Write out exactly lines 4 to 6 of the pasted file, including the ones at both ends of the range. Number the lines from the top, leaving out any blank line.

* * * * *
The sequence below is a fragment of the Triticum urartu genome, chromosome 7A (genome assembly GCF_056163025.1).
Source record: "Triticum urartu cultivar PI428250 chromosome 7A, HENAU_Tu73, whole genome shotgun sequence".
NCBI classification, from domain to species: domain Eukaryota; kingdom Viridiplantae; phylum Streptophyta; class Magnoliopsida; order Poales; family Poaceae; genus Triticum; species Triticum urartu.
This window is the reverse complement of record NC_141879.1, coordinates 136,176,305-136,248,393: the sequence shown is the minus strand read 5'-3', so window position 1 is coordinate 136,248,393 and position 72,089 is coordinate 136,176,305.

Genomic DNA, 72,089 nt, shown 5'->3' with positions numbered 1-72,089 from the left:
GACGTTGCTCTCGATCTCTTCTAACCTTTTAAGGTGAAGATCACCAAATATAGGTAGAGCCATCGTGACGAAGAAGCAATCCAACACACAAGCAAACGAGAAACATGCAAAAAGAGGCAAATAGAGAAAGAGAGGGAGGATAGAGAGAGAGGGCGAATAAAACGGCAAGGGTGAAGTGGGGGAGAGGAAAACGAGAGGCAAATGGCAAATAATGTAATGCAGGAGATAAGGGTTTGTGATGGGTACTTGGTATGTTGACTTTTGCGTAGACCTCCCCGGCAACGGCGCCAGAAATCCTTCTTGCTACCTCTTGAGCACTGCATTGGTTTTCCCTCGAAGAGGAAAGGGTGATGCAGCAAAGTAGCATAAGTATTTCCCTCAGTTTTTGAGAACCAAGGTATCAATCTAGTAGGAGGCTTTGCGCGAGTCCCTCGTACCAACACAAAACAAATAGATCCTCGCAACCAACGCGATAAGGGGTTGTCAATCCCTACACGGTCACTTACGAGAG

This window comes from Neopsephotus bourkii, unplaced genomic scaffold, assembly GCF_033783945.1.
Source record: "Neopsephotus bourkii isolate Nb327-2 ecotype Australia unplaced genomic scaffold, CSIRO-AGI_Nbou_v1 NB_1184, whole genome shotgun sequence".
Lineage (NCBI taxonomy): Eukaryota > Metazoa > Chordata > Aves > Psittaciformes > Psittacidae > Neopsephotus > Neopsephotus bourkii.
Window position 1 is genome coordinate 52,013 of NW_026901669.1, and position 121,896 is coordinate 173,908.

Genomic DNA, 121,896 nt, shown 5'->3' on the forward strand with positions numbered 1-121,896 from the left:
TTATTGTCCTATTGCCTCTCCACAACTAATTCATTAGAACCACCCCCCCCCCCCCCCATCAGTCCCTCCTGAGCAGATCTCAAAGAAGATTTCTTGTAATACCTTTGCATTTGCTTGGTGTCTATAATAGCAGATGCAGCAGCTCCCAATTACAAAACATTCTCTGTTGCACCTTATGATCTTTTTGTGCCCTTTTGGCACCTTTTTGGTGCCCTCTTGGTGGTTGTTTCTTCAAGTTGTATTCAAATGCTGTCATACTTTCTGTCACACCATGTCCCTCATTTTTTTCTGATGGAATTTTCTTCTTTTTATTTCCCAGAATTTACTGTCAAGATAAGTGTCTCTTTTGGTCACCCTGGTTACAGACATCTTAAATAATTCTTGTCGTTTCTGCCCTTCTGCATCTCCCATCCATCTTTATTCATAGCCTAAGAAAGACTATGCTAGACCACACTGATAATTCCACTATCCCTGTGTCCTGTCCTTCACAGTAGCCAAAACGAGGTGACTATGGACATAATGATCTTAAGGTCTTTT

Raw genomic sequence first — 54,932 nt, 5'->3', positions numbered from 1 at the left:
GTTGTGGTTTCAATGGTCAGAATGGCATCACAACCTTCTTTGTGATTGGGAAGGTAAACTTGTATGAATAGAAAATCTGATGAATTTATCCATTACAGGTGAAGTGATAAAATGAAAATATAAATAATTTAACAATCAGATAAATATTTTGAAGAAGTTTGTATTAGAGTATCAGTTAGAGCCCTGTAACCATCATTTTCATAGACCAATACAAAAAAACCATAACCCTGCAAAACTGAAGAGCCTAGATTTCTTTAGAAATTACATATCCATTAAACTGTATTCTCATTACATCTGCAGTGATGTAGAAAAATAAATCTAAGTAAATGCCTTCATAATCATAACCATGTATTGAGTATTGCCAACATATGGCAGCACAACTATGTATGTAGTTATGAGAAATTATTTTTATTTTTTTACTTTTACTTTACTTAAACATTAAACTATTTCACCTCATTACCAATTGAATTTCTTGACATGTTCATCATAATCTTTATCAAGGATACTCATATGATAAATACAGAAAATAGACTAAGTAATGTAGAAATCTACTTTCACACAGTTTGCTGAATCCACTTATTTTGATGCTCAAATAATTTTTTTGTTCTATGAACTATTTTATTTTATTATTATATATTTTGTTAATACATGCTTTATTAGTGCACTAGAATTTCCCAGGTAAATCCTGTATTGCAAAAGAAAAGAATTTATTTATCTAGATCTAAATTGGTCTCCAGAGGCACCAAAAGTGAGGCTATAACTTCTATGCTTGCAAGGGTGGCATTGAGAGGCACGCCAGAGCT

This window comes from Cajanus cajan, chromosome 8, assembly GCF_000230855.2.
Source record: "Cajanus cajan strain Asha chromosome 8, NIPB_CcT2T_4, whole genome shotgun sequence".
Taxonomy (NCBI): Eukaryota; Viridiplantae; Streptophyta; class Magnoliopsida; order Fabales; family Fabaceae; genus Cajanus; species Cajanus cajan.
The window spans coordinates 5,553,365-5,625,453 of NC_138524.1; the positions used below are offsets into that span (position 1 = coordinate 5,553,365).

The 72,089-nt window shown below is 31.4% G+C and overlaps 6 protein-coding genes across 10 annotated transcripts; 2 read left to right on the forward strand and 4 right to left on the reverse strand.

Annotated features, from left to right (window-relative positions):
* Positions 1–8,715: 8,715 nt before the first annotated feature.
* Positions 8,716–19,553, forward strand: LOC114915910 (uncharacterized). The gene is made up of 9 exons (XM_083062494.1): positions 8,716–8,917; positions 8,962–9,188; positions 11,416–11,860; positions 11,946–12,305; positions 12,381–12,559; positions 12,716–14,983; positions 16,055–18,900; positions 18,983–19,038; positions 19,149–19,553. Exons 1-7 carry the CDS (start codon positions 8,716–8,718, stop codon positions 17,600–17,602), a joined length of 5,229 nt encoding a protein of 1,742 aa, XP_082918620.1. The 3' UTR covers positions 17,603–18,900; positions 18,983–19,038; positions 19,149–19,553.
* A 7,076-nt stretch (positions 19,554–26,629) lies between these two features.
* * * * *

This window is the reverse complement of record NC_141879.1, coordinates 136,176,305-136,248,393: the sequence shown is the minus strand read 5'-3', so window position 1 is coordinate 136,248,393 and position 72,089 is coordinate 136,176,305.

Genomic DNA, 72,089 nt, shown 5'->3' with positions numbered 1-72,089 from the left:
GACGTTGCTCTCGATCTCTTCTAACCTTTTAAGGTGAAGATCACCAAATATAGGTAGAGCCATCGTGACGAAGAAGCAATCCAACACACAAGCAAACGAGAAACATGCAAAAAGAGGCAAATAGAGAAAGAGAGGGAGGATAGAGAGAGAGGGCGAATAAAACGGCAAGGGTGAAGTGGGGGAGAGGAAAACGAGAGGCAAATGGCAAATAATGTAATGCAGGAGATAAGGGTTTGTGATGGGTACTTGGTATGTTGACTTTTGCGTAGACCTCCCCGGCAACGGCGCCAGAAATCCTTCTTGCTACCTCTTGAGCACTGCATTGGTTTTCCCTCGAAGAGGAAAGGGTGATGCAGCAAAGTAGCATAAGTATTTCCCTCAGTTTTTGAGAACCAAGGTATCAATCTAGTAGGAGGCTTTGCGCGAGTCCCTCGTACCAACACAAAACAAATAGATCCTCGCAACCAACGCGATAAGGGGTTGTCAATCCCTACACGGTCACTTACGAGAG